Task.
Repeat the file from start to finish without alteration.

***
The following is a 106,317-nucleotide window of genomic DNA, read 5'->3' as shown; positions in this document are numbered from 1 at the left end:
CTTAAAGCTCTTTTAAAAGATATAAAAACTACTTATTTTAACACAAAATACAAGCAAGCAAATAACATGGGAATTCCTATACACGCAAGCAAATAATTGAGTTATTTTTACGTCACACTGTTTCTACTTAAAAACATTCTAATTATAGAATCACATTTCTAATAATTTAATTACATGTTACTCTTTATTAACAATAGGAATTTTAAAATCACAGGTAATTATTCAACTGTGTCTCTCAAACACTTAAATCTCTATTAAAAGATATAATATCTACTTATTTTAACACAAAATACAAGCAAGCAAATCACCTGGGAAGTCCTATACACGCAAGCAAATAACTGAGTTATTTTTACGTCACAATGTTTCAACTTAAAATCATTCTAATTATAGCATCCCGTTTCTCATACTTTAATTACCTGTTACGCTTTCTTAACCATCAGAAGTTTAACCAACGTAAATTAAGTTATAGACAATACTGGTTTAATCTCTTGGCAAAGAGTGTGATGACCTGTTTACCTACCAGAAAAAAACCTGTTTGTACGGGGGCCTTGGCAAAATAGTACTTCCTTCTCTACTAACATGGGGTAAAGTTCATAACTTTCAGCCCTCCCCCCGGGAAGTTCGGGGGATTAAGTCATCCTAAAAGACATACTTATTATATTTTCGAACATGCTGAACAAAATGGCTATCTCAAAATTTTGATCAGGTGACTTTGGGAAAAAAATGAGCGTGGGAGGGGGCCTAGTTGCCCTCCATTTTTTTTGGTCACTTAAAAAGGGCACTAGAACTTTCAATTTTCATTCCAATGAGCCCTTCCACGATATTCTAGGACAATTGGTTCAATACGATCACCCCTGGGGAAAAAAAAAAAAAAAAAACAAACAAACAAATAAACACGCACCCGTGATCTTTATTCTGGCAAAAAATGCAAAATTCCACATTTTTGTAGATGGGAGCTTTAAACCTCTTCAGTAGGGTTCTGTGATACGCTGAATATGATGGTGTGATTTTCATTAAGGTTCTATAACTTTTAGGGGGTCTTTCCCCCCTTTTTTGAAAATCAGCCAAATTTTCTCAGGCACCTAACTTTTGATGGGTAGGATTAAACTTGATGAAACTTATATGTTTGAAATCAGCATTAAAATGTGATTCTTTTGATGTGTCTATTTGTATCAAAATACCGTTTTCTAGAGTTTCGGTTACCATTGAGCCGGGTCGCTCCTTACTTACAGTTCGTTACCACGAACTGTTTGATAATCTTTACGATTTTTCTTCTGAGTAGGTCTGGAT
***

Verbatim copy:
The following is a 106,317-nucleotide window of genomic DNA, read 5'->3' as shown; positions in this document are numbered from 1 at the left end:
CTTAAAGCTCTTTTAAAAGATATAAAAACTACTTATTTTAACACAAAATACAAGCAAGCAAATAACATGGGAATTCCTATACACGCAAGCAAATAATTGAGTTATTTTTACGTCACACTGTTTCTACTTAAAAACATTCTAATTATAGAATCACATTTCTAATAATTTAATTACATGTTACTCTTTATTAACAATAGGAATTTTAAAATCACAGGTAATTATTCAACTGTGTCTCTCAAACACTTAAATCTCTATTAAAAGATATAATATCTACTTATTTTAACACAAAATACAAGCAAGCAAATCACCTGGGAAGTCCTATACACGCAAGCAAATAACTGAGTTATTTTTACGTCACAATGTTTCAACTTAAAATCATTCTAATTATAGCATCCCGTTTCTCATACTTTAATTACCTGTTACGCTTTCTTAACCATCAGAAGTTTAACCAACGTAAATTAAGTTATAGACAATACTGGTTTAATCTCTTGGCAAAGAGTGTGATGACCTGTTTACCTACCAGAAAAAAACCTGTTTGTACGGGGGCCTTGGCAAAATAGTACTTCCTTCTCTACTAACATGGGGTAAAGTTCATAACTTTCAGCCCTCCCCCCGGGAAGTTCGGGGGATTAAGTCATCCTAAAAGACATACTTATTATATTTTCGAACATGCTGAACAAAATGGCTATCTCAAAATTTTGATCAGGTGACTTTGGGAAAAAAATGAGCGTGGGAGGGGGCCTAGTTGCCCTCCATTTTTTTTGGTCACTTAAAAAGGGCACTAGAACTTTCAATTTTCATTCCAATGAGCCCTTCCACGATATTCTAGGACAATTGGTTCAATACGATCACCCCTGGGGAAAAAAAAAAAAAAAAAACAAACAAACAAATAAACACGCACCCGTGATCTTTATTCTGGCAAAAAATGCAAAATTCCACATTTTTGTAGATGGGAGCTTTAAACCTCTTCAGTAGGGTTCTGTGATACGCTGAATATGATGGTGTGATTTTCATTAAGGTTCTATAACTTTTAGGGGGTCTTTCCCCCCTTTTTTGAAAATCAGCCAAATTTTCTCAGGCACCTAACTTTTGATGGGTAGGATTAAACTTGATGAAACTTATATGTTTGAAATCAGCATTAAAATGTGATTCTTTTGATGTGTCTATTTGTATCAAAATACCGTTTTCTAGAGTTTCGGTTACCATTGAGCCGGGTCGCTCCTTACTTACAGTTCGTTACCACGAACTGTTTGATAATCTTTACGATTTTTCTTCTGAGTAGGTCTGGAT